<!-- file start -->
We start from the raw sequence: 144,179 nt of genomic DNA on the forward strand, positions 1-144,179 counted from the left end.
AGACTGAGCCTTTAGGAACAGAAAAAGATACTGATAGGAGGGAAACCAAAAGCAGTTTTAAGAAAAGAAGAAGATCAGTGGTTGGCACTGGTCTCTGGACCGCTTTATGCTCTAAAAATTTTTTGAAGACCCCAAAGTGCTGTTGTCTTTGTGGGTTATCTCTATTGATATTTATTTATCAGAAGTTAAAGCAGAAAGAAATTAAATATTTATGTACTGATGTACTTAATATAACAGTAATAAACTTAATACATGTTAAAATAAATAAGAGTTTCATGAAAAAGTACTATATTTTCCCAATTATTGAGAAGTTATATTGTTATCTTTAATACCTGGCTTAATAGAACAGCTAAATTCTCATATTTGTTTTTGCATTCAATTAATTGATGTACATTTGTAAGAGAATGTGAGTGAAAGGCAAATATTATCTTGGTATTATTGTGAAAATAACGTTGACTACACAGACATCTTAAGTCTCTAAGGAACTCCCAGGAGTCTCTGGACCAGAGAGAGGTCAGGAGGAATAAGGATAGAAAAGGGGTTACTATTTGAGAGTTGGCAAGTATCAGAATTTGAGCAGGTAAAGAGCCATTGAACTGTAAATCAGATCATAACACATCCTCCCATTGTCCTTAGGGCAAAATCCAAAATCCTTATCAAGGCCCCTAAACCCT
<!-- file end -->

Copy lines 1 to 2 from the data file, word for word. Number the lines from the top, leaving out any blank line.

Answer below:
We start from the raw sequence: 144,179 nt of genomic DNA on the forward strand, positions 1-144,179 counted from the left end.
AGACTGAGCCTTTAGGAACAGAAAAAGATACTGATAGGAGGGAAACCAAAAGCAGTTTTAAGAAAAGAAGAAGATCAGTGGTTGGCACTGGTCTCTGGACCGCTTTATGCTCTAAAAATTTTTTGAAGACCCCAAAGTGCTGTTGTCTTTGTGGGTTATCTCTATTGATATTTATTTATCAGAAGTTAAAGCAGAAAGAAATTAAATATTTATGTACTGATGTACTTAATATAACAGTAATAAACTTAATACATGTTAAAATAAATAAGAGTTTCATGAAAAAGTACTATATTTTCCCAATTATTGAGAAGTTATATTGTTATCTTTAATACCTGGCTTAATAGAACAGCTAAATTCTCATATTTGTTTTTGCATTCAATTAATTGATGTACATTTGTAAGAGAATGTGAGTGAAAGGCAAATATTATCTTGGTATTATTGTGAAAATAACGTTGACTACACAGACATCTTAAGTCTCTAAGGAACTCCCAGGAGTCTCTGGACCAGAGAGAGGTCAGGAGGAATAAGGATAGAAAAGGGGTTACTATTTGAGAGTTGGCAAGTATCAGAATTTGAGCAGGTAAAGAGCCATTGAACTGTAAATCAGATCATAACACATCCTCCCATTGTCCTTAGGGCAAAATCCAAAATCCTTATCAAGGCCCCTAAACCCT